Until recently, the UFC light heavyweight division was by far the most dynamic division in MMA.
In 2011, when Jon Jones took the title from Mauricio Rua at UFC 128, things began to change. Instead of the division becoming even that much more interesting, a string of terrible matchups quickly tarnished the prestige of fighting in the light heavyweight division.
As champion, Jones started out with a bang. He walked through Quinton Jackson, Lyoto Machida, and Rashad Evans, and was primed to take on the next contender in Dan Henderson at UFC 151. Henderson, however, suffered a knee injury causing the fight to be scratched.
Instead of waiting for the next contender to be ready to fight for the title, the UFC panicked and put two over-matched middleweights in front of Jones for his next fights. Although both Vitor Belfort and Chael Sonnen put up valiant efforts against Jones, the remaining light heavyweight contenders remained stuck in a logjam of top 10 contenders. Without any big fights between top light heavyweight fighters, fan interest quickly waned in the division.
A simple solution to recapture fan interest would have been to put on tournament-style contender elimination fights to keep those fighters busy. The UFC, however, chose to match two counter-punchers in Machida and Henderson, then followed that questionable fight by having Evans fight the much lower-ranked Antonio Rogerio Nogueira. Both fights turned out to be disasters for the organization. Machida grinded out a boring decision victory and Evans, who had nothing to gain by fighting Nogueira, came out flat and was soundly defeated.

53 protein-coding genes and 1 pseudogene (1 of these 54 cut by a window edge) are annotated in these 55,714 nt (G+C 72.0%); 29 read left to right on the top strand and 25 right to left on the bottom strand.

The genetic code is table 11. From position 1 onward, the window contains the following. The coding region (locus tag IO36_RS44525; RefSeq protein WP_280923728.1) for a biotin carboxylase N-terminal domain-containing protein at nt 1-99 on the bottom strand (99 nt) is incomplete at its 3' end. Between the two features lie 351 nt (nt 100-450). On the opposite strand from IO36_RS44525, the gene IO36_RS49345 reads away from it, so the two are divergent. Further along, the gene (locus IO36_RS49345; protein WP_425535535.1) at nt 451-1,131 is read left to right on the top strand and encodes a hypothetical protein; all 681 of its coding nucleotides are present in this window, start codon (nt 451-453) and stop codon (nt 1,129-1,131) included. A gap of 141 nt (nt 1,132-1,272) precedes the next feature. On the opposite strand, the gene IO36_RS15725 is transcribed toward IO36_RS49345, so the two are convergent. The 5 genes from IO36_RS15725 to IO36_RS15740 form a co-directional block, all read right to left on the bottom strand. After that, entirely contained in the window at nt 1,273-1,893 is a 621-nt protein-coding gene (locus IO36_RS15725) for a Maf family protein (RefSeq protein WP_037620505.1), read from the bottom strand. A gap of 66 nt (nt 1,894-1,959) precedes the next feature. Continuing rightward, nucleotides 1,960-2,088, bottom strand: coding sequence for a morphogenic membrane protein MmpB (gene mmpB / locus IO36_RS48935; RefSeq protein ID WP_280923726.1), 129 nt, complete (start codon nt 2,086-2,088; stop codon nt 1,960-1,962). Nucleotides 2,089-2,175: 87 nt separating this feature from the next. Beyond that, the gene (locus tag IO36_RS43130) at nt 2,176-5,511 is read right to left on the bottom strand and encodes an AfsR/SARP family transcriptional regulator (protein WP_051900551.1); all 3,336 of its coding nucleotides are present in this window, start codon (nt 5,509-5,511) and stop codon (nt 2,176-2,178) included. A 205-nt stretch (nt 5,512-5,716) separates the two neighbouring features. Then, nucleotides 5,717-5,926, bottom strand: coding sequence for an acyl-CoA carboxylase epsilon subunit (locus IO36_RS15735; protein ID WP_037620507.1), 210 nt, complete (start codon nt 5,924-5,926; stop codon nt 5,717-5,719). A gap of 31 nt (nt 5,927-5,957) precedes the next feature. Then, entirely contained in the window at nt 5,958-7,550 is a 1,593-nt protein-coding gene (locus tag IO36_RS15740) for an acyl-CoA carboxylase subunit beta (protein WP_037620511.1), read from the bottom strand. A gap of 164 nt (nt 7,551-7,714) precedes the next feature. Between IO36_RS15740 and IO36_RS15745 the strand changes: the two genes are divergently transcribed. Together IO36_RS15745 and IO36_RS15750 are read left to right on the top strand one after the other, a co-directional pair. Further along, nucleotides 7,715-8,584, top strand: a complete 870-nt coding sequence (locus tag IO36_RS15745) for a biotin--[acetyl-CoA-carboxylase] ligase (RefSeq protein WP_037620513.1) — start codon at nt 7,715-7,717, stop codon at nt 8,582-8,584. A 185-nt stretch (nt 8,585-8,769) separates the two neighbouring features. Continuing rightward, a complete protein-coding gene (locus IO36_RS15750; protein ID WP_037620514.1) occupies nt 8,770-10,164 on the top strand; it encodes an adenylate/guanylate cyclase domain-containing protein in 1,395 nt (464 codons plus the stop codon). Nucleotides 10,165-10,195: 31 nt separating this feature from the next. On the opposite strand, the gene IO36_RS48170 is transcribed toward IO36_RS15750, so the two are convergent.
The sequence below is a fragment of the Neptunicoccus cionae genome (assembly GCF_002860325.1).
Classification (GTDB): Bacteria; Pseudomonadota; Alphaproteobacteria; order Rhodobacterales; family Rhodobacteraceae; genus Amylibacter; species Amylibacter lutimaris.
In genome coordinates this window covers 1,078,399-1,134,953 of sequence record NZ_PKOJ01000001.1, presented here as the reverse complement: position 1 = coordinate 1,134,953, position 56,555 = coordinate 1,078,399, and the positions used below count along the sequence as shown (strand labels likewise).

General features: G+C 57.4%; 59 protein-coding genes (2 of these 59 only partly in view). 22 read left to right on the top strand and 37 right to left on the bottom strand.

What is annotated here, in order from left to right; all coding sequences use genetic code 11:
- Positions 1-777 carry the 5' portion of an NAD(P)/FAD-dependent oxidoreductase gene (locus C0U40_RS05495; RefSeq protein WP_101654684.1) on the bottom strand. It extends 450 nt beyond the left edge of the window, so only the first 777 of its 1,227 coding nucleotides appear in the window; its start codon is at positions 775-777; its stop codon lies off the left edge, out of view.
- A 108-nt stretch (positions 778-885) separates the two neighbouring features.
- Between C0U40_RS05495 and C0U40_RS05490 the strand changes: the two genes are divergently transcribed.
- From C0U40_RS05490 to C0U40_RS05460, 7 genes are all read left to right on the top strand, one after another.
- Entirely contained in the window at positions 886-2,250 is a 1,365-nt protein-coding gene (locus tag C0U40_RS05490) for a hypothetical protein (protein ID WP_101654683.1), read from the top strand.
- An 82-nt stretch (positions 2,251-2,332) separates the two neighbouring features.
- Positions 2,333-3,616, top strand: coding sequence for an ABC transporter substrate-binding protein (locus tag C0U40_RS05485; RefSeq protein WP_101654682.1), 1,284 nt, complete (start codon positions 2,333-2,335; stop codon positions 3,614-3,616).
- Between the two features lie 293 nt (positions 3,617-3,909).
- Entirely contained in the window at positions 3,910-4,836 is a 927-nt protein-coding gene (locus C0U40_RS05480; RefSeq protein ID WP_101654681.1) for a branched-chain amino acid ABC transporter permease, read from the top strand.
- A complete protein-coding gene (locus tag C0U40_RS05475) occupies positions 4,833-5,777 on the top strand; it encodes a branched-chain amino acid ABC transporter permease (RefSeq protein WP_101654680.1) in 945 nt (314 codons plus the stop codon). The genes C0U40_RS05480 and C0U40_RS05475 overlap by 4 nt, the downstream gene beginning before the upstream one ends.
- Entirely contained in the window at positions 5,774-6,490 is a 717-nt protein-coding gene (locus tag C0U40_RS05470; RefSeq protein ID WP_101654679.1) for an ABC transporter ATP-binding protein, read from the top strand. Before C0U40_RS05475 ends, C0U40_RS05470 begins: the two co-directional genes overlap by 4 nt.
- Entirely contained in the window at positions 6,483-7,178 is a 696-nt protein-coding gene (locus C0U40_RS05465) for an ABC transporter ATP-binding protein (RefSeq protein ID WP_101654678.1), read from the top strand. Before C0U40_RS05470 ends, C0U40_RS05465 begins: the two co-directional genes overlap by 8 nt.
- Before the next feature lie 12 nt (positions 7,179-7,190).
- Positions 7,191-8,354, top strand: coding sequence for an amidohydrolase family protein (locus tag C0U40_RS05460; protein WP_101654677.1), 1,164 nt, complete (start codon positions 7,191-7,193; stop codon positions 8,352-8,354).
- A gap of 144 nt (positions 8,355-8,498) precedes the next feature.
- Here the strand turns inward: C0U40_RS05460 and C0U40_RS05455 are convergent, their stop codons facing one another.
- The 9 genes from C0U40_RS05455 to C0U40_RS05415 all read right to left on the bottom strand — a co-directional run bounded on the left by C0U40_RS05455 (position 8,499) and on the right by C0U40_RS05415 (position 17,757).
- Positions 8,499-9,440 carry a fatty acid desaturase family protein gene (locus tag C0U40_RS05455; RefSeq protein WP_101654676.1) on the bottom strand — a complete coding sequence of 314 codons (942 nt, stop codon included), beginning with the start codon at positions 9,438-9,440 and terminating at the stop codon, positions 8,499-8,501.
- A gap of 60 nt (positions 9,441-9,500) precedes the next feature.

Despite those matchmaking debacles, two exciting light heavyweights remained without opponents in Alexander Gustafsson and Glover Teixeira. Instead of matching the two of them up in what would be a dynamic fight between fast-rising prospects, the UFC matched Gustafsson with Strikeforce import Gegard Mousasi and Teixeira with unranked James Te Huna.
With Jones suffering a gruesome foot injury against Sonnen, the belt will remain on ice for up to six months. With no big names fighting each other in the division, the UFC can expect its light heavyweight division to continue losing significant drawing power.